A massive explosion and fire leveled a Silver Spring apartment complex with a blast that could be felt a mile away, injuring more than 30 people, including three firefighters, and forcing nearly 100 people from two buildings with some residents tossing their children from windows.
Authorities reported no fatalities, but rescue crews Thursday were still seeking to account for five to seven residents of the two adjacent buildings at the Flower Branch Apartments on Piney Branch Road. Authorities said there were 14 units in each building.
“People were dropping children and jumping out of other windows,” said Montgomery County Fire Chief Scott Goldstein. “Everybody was getting out of the building as rapidly as possible.”
Goldstein said during a briefing around 6:20 a.m. that a K-9 team searching the rubble of the apartment complex had a “hit” in a particular location. Goldstein said it could indicate someone is trapped in the location.
Investigators also sought to determine the cause of the inferno that began late Wednesday at the buildings, called 8701 and 8703. Relatives of missing residents anxiously waited at the scene for news of their loved ones.
“We are operating this as a rescue,” Goldstein said. “There are unaccounted-for occupants within the structure.”
County Battalion chief Dorcus Howard Richards said several of those injured were transported to local hospitals. The residents’ injuries ranged from minor to serious, Goldstein said. Some had respiratory injuries from smoke, and others had burns and fractures from jumping out of windows.
Fire department spokesman Pete Piringer said in a tweet that 160 firefighters and EMS workers, from Montgomery County and beyond, were on the scene at the mass casualty incident. Firefighters made many rescues of people trapped inside an apartment, he added.
Howard Richards said firefighters arrived on the scene shortly after midnight, near the intersection of Piney Branch Road and Arliss Street. The fire began just before midnight and quickly grew from two to three alarms. She said firefighters in a nearby station heard the explosion.
”It’s going to be a long extended investigation to figure out what caused this fire,” Howard Richards said.
Firefighters faced heavy fire conditions and parts of a collapsed building as they worked at apartment buildings in the 8600 and 8700 blocks of Piney Branch Road, Piringer said.
Goldstein said that there were natural gas furnaces and stoves in each of the units, but authorities don’t know what might have caused the blaze. It took at least an hour and 45 minutes for the fire be brought under control with the assistance of Washington Gas helping to safely turn off gas to the building.
A debris field outside the collapsed buildings extended about 50 yards to a parking lot across the street, and included shattered glass, bricks, concrete and wood. The debris appeared to include an apartment door that was sitting on a knoll.
Shots from TV news helicopters over the scene showed a gaping hole in the buildings where the explosion occurred.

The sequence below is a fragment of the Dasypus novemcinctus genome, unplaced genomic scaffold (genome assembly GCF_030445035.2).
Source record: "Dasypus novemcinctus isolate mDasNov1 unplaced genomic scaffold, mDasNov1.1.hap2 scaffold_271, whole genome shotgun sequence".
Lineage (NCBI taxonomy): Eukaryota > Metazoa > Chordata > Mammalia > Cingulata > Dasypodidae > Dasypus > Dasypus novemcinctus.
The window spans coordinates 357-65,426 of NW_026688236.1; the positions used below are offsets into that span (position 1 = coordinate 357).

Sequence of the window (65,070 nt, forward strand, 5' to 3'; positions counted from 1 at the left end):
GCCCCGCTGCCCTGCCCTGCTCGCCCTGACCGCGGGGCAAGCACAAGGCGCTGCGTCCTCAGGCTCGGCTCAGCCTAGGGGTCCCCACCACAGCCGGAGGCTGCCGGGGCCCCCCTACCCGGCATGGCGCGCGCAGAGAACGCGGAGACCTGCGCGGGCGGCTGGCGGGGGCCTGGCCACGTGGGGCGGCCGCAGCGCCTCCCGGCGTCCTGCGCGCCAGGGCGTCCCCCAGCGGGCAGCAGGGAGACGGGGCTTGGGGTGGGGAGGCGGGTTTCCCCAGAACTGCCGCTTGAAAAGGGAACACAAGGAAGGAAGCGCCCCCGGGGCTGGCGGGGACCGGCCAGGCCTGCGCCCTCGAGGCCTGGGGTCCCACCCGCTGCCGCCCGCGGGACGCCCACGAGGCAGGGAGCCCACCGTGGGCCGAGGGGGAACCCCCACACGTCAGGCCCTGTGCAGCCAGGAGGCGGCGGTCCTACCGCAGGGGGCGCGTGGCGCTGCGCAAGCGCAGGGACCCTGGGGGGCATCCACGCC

Willie Morales, a resident of the apartment complex, was walking across Piney Branch Road from a chicken restaurant when he collapsed to the ground on his stomach in fear from the loudest explosion he ever heard.
“It was one big boom, like nothing I’d ever heard,” Morales said. When he decided it was safe to rise to his feet, he saw flames coming from the basement and first floor of the apartment building in front of him.
Morales said he tried to bang on windows and to tell people to get out. He said he was screaming: “Fire! Fire! You have to get out!” in English and Spanish. “I tried to knock on the door and windows,” he said. “I’ve never seen a fire like this in my life.”
A gas company was on the scene and workers controlled the gas-fed fire, Piringer said. By about 1:45 a.m., firefighters had knocked down most of the fire, but the flames continued to smolder into the daylight hours.
Those who fled the fire stood in grassy areas of nearby apartments and on sidewalks, and in bus shelters as parents held onto small children. Some onlookers took videos and pictures with their cell phones of the massive emergency response. A huge plume of gray smoke billowed from at least one burning building.
At least one ladder truck and other ladders were seen up against nearby apartment buildings. Other firefighters attacked the blaze from the ground level outside of the buildings.
Goldstein said commuters should expect delays in the area because Piney Branch Road and Arliss Avenue are expected to be blocked for most of the day. Firefighters began to allow residents from surrounding buildings back inside, but power remained out in the area.
“The daylight will make our operation safer,” Goldstein said.
Goldstein said the fire department will bring in heavy equipment to shore up the damage buildings and sift through the rubble.
Authorities have set up a temporary shelter at the nearby Long Branch Recreation Centerfor the people who have been displaced. Reports said dozens of people were at the shelter.